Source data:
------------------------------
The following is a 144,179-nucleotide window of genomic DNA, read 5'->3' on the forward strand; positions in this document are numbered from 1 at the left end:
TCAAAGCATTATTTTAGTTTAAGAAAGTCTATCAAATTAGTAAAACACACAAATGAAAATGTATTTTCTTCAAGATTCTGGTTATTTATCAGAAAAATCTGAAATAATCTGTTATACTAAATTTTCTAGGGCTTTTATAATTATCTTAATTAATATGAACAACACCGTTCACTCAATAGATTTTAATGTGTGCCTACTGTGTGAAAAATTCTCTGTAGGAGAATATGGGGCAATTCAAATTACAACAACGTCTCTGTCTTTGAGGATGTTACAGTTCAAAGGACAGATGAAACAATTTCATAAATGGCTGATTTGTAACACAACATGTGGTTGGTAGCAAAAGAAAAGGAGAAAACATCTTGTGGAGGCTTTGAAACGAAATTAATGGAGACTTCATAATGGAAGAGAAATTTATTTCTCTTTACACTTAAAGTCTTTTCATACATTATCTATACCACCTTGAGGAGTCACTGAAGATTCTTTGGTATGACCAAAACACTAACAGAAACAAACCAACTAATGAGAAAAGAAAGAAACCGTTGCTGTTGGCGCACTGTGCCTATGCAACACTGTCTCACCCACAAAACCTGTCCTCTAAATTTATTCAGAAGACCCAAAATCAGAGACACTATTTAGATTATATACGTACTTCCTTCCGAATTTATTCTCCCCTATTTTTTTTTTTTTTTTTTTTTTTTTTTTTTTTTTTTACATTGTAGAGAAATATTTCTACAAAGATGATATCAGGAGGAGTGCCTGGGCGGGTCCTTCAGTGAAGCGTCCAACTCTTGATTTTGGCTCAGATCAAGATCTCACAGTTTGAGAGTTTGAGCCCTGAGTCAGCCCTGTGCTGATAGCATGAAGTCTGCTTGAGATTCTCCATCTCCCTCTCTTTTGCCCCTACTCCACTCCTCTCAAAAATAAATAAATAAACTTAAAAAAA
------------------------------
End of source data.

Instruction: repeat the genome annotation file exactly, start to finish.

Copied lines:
The following is a 144,179-nucleotide window of genomic DNA, read 5'->3' on the forward strand; positions in this document are numbered from 1 at the left end:
TCAAAGCATTATTTTAGTTTAAGAAAGTCTATCAAATTAGTAAAACACACAAATGAAAATGTATTTTCTTCAAGATTCTGGTTATTTATCAGAAAAATCTGAAATAATCTGTTATACTAAATTTTCTAGGGCTTTTATAATTATCTTAATTAATATGAACAACACCGTTCACTCAATAGATTTTAATGTGTGCCTACTGTGTGAAAAATTCTCTGTAGGAGAATATGGGGCAATTCAAATTACAACAACGTCTCTGTCTTTGAGGATGTTACAGTTCAAAGGACAGATGAAACAATTTCATAAATGGCTGATTTGTAACACAACATGTGGTTGGTAGCAAAAGAAAAGGAGAAAACATCTTGTGGAGGCTTTGAAACGAAATTAATGGAGACTTCATAATGGAAGAGAAATTTATTTCTCTTTACACTTAAAGTCTTTTCATACATTATCTATACCACCTTGAGGAGTCACTGAAGATTCTTTGGTATGACCAAAACACTAACAGAAACAAACCAACTAATGAGAAAAGAAAGAAACCGTTGCTGTTGGCGCACTGTGCCTATGCAACACTGTCTCACCCACAAAACCTGTCCTCTAAATTTATTCAGAAGACCCAAAATCAGAGACACTATTTAGATTATATACGTACTTCCTTCCGAATTTATTCTCCCCTATTTTTTTTTTTTTTTTTTTTTTTTTTTTTTTTTTTTACATTGTAGAGAAATATTTCTACAAAGATGATATCAGGAGGAGTGCCTGGGCGGGTCCTTCAGTGAAGCGTCCAACTCTTGATTTTGGCTCAGATCAAGATCTCACAGTTTGAGAGTTTGAGCCCTGAGTCAGCCCTGTGCTGATAGCATGAAGTCTGCTTGAGATTCTCCATCTCCCTCTCTTTTGCCCCTACTCCACTCCTCTCAAAAATAAATAAATAAACTTAAAAAAA